Speechgen2 multi-language TTS configuration

This documentation is about per-language configuration of TTS engines in the se_tpb_speechgen2 transformer. It targets Pipeline users who want to refine the configuration via manual edition of the internal XML configuration files.

Overview

The Pipeline uses a set of declarative rules to associate TTS voices to language codes. The Narrator automatically selects TTS voices depending on the value of the xml:lang attributes found in the DTBook. If there is no specific rule for a given language, the Narrator will fall back to the default system voice.

The TTS-related configuration is actually part of the se_tpb_speechgen2 transformer. It uses a simple factory/builder to get hold of TTS implementations, configured in an XML file named ttsbuilder.xml in the se_tpb_speechgen2/tts/ directory.

Structure of the ttsbuilder.xml configuration file

The configuration consists of operating-system-specific sections ; whithin each of these OS sections are language-specific sub-sections containing the declaration of a single TTS engine to use for this language:

<ttsbuilder>
	
	<os>
		<property name="os.name" match="[Ww]indows.*" />
		<lang lang="__">
			<tts default="true">...</tts>
		</lang>
		<lang lang="en">
			<tts>...</tts>
		</lang>
		<lang lang="fr">
			<tts>...</tts>
		</lang>
	</os>
	
	<os>
		<property name="os.name" match="[Ll]inux.*" />		
		<lang lang="en">
			<tts default="true">...</tts>
		</lang>
		...
	</os>
	
	<os>
		<property name="os.name" match="Mac OS X" />
		<lang lang="en">
			<tts default="true">...</tts>
		</lang>
		...
	</os>
	
</ttsbuilder>

For each OS, there can be one (and only one) descendant TTS with the attribute default="true" to be used as fallback. Note that this deault TTS can be configured in a "dummy" language section (with a fake language code), as it is done for the Windows section in the example above.

Voice selection mechanism

When the Narrator must generate the audio for a DTBook element, it first looks at the value of the xml:lang attribute of the element or its closest ancestor. It then tries to instantiate a TTS engine based on the configuration in the tts element in the language section corresponding to the xml:lang value and in the OS section corresponding to the user's OS. For instance if the document locale is en-US it will pick the best match in that order:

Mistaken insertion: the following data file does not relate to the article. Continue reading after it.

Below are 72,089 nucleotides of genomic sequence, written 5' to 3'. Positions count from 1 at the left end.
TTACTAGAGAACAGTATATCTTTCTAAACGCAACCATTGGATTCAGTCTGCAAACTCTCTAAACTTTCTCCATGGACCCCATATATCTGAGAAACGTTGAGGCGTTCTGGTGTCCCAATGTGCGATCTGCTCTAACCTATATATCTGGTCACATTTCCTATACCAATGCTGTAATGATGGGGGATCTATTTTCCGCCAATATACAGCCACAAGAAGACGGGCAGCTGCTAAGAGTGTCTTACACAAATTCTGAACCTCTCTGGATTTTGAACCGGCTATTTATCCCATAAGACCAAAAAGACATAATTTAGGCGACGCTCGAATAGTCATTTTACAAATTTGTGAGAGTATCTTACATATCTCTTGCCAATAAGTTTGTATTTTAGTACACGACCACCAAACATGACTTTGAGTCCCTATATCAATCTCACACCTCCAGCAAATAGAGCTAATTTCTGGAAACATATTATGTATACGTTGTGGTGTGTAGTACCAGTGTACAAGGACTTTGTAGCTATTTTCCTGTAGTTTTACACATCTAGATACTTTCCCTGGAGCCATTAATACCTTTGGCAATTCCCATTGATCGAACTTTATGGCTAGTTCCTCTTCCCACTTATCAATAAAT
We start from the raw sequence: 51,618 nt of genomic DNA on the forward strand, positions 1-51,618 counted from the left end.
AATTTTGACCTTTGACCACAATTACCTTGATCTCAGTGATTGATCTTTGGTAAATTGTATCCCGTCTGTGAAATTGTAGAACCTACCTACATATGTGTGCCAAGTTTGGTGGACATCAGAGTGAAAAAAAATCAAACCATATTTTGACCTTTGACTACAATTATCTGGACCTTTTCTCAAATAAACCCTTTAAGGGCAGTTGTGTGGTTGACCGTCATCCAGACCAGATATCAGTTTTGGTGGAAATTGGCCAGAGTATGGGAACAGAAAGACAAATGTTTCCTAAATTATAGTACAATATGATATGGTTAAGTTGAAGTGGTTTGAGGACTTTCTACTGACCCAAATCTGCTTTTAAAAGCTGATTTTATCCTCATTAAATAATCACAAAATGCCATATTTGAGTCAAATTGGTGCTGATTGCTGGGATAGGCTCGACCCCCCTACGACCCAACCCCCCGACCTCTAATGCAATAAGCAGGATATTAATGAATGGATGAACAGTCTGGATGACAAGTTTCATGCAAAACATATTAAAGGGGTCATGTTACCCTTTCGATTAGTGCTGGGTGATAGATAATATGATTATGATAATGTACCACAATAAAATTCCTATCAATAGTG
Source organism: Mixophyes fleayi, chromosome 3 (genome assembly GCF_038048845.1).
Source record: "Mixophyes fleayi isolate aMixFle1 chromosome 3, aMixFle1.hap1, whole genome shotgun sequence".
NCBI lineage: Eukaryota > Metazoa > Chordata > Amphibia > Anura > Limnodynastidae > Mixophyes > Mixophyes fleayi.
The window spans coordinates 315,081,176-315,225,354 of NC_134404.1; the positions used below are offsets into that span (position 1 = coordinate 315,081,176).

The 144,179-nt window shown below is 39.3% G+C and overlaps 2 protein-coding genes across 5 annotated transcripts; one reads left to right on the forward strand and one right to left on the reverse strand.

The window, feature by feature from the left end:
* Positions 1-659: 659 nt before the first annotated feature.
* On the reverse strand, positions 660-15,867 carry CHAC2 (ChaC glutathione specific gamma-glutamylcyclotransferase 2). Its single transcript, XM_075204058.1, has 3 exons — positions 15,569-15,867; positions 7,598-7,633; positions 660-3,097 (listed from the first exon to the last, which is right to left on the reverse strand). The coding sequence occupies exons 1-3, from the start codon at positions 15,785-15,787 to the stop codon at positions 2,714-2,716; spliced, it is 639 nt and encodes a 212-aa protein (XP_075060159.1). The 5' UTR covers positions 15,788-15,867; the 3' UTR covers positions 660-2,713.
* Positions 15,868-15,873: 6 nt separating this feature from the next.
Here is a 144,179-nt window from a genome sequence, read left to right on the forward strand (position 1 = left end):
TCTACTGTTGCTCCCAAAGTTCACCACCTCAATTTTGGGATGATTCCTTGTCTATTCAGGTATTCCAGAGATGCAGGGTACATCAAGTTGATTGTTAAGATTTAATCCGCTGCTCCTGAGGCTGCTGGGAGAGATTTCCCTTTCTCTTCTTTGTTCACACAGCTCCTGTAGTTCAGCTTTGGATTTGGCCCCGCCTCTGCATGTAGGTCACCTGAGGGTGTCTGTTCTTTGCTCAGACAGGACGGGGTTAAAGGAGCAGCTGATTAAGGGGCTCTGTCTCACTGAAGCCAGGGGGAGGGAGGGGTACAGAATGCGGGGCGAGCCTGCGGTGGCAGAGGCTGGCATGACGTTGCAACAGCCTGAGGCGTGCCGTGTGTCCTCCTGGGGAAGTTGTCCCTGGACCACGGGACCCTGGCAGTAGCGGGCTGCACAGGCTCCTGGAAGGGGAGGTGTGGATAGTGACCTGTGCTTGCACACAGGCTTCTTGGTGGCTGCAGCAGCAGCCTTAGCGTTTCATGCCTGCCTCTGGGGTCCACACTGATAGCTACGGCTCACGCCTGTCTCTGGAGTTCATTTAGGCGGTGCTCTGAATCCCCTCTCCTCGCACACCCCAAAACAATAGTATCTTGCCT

1. the section with the lang attribute equals to 'en_US'
  2. the section with the lang attribute equals to 'en'
  3. the first section with the lang attribute starting with 'en_'
  4. the section with the default attribute set to 'true'

Note that the configuration uses underscores to separate the language and country codes as done in the java.util.Locale#toString() method

Note that this multi-language support can be disabled with the script parameter named "Multi-language support". If this option is disabled, the TTS engine configured in the default section will always be used.

Configuration on Windows

On Windows, the actual voice selection is by default delegated to the Microsoft Speech API (SAPI5), which means that only SAPI-compliant TTS engines can be used.

The text sent to the default SAPI TTS adapter is wrapped in a voice SAPI XML tag with the selection criteria declared in the sapiVoiceSelection parameter of the tts section in ttsbuilder.xml.

For instance, if the TTS configuration contains the following section:

<lang lang="en">
	<tts>
		<param name="class" value="se_tpb_speechgen2.external.win.DefaultSapiTTS"/>
		<param name="sapiVoiceSelection" value="Language=409"/>
		...
	</tts>
</lang>
The text "This is is a sentence." is transformed into the following SAPI XML tag before being sent to the TTS:
<voice optional="Language=409">This is is a sentence.</voice>
The default ttsbuilder.xml configuration uses Microsoft language codes to select voice matching a language section, but note that it is possible to refine the selection, with queries such as "Gender=Female;Age!=Child;Language=409". It is even possible to explicitly name the voice to use for a particular language section. For more information on the TTS selection attributes, refer to the Microsoft XML TTS tutorial and to the list of language codes.

Configuration on Mac OS X

On Mac OS X, the TTS engine is selected directly by the name of the voice specified in the voice parameter of the TTS section of the language. The parameter accepts a comma-separated list of voice names, and the first name corresponding to a voice existing on the user's system is selected.

For instance, if the TTS configuration contains the following section:

<lang lang="en">
	<tts>
		<param name="class" value="se_tpb_speechgen2.external.MacOS.MacSayTTS"/>
		<param name="voice" value="Alex, Vicky"/>
		...
	</tts>
</lang>

The voice selected to speech English content will be Apple's Alex voice on Mac OS X 10.5 Leopard and later, and Apple's Vicky voice on Mac OS X 10.4 Tiger (where Alex is not available).

Configuration on Linux

On Linux, the default TTS adapter to the ESpeak engine selects the voice with a two-letter language code configured in the eSpeakVoiceFile parameter of the TTS section of the language.

For instance, for English the TTS configuration would be:

<lang lang="en">
	<tts default="true">
		<param name="class" value="se_tpb_speechgen2.external.linux.ESpeakTTS"/>
		<param name="eSpeakVoiceFile" value="en"/>
		...
	</tts>
</lang>